Amid Digital Doubts, a Better Projector
As the film world anticipates a seemingly inevitable shift to digital projection in movie theaters, a small Los Angeles company is quietly developing a new system that produces a clearer, brighter picture employing standard 35-millimeter film stock.
Hollywood film editor Dean Goodhill started out just trying to eliminate film-stock waste and ended up founding MaxiVision Cinema Technology Inc., which uses a new film process and expects to be in six test screens within 15 months.
MaxiVision uses old technology in a high-tech way. In a nutshell, it places a larger image on each frame of standard 35-millimeter film, then runs it twice as fast, through both the camera and the projector, using conventional commercial processes.
The result is impressing some industry veterans.
“What I saw was unbelievably terrific clarity from film,” said Mitch Goldman, former New Line Cinema marketing president and now a consultant to talent manager Michael Ovitz.
Goodhill says, “I was a still photographer and a laboratory technician, assistant cameraman and cameraman and I looked at all the things that were wrong and could be done better in the movies, and came up with the genesis of this idea.”
Goodhill, best known for editing work on the 1993 Warner Bros. feature “The Fugitive,” which earned him part of an Oscar nomination, sought out partners in the fields of precision machinery and robotics to cobble together the new system, which combines current commercial applications with high technology. Goodhill and his group obtained three patents--a fourth is pending--and recently began showing the new product in a small projection room in San Luis Obispo.
MaxiVision would appear to face a tough task in derailing the advent of electronic cinema, which essentially involves putting a motion picture on a digital signal that is projected onto a theater-size screen.
Technically speaking, digital movies have reached a state that most movie audiences consider acceptable, most observers agree. But electronic cinema faces a host of knotty issues involving conversion costs, signal delivery and security against piracy.
“Digital is around the corner,” said Wayne Anderson, president and chief executive of RC Theaters Management Corp. of Reisterstown, Md., and chairman of the technical committee for the North Hollywood-based National Assn. of Theater Owners. “It’s not a question of if it’s going to happen, it’s a question of when.”
Yet Goodhill believes his company has a better method that can be adopted much more easily and at a lower cost than electronic cinema.
The key for Goodhill was creating a projector that can run MaxiVision as well as standard motion pictures. Goodhill brought in a partner, Ty Safreno, president-CEO of Trust Automation Inc. of San Luis Obispo, which specializes in precision machine fabrication and high-speed industrial robotics. They worked for nearly two years to build the projector that, Goodhill insists, makes the system commercially viable.
To prove their point, the inventors have been exhibiting a 22-second test snippet that simply shows actor Peter Billingsley taking a stroll outside the Woodland Hills office of Panavision Inc., which makes cinema cameras.
But the clip, as brief as it is, has won enthusiastic reviews from movie critics Todd McCarthy of Daily Variety and Roger Ebert of the Chicago Sun-Times--as well as a number of other key movie industry figures who remain skeptical about the quality of electronic cinema.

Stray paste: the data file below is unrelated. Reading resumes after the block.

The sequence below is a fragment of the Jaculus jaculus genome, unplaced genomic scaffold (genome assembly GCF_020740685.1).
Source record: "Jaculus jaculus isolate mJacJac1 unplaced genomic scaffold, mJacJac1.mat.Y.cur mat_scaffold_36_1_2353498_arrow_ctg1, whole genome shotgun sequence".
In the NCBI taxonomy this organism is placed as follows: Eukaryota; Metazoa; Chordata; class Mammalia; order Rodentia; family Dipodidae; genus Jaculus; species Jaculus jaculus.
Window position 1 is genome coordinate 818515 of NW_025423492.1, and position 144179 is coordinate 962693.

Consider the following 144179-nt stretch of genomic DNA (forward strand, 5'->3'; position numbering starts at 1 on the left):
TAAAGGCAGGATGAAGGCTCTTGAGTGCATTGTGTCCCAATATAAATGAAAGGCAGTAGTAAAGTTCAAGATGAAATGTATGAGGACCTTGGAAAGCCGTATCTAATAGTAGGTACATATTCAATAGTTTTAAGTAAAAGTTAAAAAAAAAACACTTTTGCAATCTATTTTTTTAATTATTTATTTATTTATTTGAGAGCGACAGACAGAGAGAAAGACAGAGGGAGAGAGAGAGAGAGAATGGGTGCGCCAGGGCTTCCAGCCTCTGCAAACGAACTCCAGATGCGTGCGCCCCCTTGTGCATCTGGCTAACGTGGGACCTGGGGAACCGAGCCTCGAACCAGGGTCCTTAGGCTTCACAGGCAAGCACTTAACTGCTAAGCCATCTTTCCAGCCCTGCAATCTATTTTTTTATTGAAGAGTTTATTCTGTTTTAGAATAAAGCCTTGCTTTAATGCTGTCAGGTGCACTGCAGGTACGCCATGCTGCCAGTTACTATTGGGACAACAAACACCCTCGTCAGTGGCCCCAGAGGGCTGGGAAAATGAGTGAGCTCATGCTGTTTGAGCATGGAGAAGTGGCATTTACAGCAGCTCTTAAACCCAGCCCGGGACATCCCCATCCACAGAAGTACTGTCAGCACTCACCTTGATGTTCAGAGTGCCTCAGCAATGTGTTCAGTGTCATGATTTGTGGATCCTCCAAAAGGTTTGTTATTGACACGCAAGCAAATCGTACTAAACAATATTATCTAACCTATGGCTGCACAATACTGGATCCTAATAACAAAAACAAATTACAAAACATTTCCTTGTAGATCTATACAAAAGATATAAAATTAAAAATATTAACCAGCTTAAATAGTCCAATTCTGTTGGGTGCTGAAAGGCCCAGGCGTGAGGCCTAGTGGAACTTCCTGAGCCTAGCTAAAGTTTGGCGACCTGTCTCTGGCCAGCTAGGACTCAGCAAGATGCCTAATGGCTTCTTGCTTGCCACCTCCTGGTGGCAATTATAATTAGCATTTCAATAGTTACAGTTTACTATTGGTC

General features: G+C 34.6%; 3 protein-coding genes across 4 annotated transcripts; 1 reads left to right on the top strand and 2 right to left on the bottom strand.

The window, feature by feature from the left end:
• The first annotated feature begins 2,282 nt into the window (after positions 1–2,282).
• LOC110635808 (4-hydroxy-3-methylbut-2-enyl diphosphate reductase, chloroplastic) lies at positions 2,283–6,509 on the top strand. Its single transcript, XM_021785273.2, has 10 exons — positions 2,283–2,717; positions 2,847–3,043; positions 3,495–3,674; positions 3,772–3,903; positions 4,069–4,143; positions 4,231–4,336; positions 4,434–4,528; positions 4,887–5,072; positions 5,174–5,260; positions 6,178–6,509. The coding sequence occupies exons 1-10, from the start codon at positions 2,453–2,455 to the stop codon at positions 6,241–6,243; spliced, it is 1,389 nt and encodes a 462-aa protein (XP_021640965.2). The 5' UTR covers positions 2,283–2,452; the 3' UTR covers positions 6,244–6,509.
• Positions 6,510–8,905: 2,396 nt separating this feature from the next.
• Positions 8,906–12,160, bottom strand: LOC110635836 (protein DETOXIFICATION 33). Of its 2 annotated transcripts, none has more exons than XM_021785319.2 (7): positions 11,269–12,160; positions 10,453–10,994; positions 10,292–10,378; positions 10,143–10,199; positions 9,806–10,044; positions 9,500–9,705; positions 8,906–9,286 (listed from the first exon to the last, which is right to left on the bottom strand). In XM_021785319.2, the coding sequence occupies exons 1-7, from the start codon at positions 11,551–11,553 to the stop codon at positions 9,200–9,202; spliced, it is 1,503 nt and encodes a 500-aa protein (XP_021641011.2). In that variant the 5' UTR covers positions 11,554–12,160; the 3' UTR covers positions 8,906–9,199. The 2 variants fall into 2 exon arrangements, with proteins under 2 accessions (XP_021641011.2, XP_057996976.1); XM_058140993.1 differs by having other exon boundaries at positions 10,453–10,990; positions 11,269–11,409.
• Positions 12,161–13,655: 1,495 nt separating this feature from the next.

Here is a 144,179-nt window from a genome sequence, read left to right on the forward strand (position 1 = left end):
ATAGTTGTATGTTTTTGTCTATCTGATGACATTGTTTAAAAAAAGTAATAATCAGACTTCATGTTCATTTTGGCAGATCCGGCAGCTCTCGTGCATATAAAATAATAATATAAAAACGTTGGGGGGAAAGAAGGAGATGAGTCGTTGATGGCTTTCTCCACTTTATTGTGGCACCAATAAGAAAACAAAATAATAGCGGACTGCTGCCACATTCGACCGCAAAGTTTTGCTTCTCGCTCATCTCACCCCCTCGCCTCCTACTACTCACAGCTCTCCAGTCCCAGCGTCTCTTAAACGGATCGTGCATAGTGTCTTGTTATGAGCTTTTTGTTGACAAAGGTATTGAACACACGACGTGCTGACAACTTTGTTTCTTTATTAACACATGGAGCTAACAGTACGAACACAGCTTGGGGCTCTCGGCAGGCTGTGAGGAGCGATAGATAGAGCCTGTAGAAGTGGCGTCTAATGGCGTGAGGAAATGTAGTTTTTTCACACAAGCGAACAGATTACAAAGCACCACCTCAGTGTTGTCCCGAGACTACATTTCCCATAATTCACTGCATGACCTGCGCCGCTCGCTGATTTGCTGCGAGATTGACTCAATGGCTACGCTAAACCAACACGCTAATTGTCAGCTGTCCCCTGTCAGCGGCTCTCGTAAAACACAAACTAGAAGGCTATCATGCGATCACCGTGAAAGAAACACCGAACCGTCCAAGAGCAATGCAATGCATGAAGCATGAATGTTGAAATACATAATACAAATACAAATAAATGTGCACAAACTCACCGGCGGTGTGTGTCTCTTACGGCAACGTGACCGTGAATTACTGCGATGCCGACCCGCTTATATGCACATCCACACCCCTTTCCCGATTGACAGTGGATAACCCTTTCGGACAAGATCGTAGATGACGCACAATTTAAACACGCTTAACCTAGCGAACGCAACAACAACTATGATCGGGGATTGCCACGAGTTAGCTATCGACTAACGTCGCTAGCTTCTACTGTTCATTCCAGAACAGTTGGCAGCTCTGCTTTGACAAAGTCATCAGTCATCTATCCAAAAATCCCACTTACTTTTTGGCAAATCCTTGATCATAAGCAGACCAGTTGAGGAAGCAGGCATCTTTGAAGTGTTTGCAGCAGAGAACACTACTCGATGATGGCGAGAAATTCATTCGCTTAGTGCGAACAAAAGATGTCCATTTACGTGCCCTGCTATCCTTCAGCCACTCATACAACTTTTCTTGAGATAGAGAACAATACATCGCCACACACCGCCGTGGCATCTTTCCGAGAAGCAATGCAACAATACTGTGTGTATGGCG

Ebert argues that audiences react differently to film and video. Film’s imperceptible flickering elicits an emotional effect, he believes, while video’s steady image has an hypnotic effect.
“If video isn’t film, and that makes a difference in the subtle way viewers react, the industry may destroy the reason people go out to the movies,” Ebert said after viewing the clip, which Goodhill has also been showing to investors in hopes of raising $30 million to get the company up and running.
Attorney and novelist Philip Friedman, a MaxiVision principal, said that the company expects to have projectors in about six test markets by fall of 2000.
The firm’s revenue would come from licensing fees paid by producers in models similar to payments for using one of the digital sound systems in commercial use, Sony Dynamic Digital Sound, Digital Theater Systems and Dolby Digital.
Projector installation would cost about $9,100 per screen, Friedman estimated.
By comparison, said Anderson, the theater owners association’s technical committee chairman, current projection systems costs from $20,000 to $50,000. The most recent estimates for conversion to digital projection start at a minimum of $85,000, he added.
One of the key promises of electronic cinema is that--unlike film, which scratches or fades--the digitally created image remains pristine no matter how long it is shown.
But Goodhill said his projection system is designed to keep the film clean and fresh-looking and to hold the image steady, both of which are considered key advantages of electronic exhibition.
But MaxiVision, he said, offers much greater definition and depth.
“This opens up completely new creative horizons. All of a sudden, all kinds of things--actors performances--will come through in fidelity that they’ve never seen before,” he said. “It opens up . . . possibilities that movies will be made in ways that it will have an effect on audiences that we’ve never before seen, and no one can really know what that will mean at the box office.”
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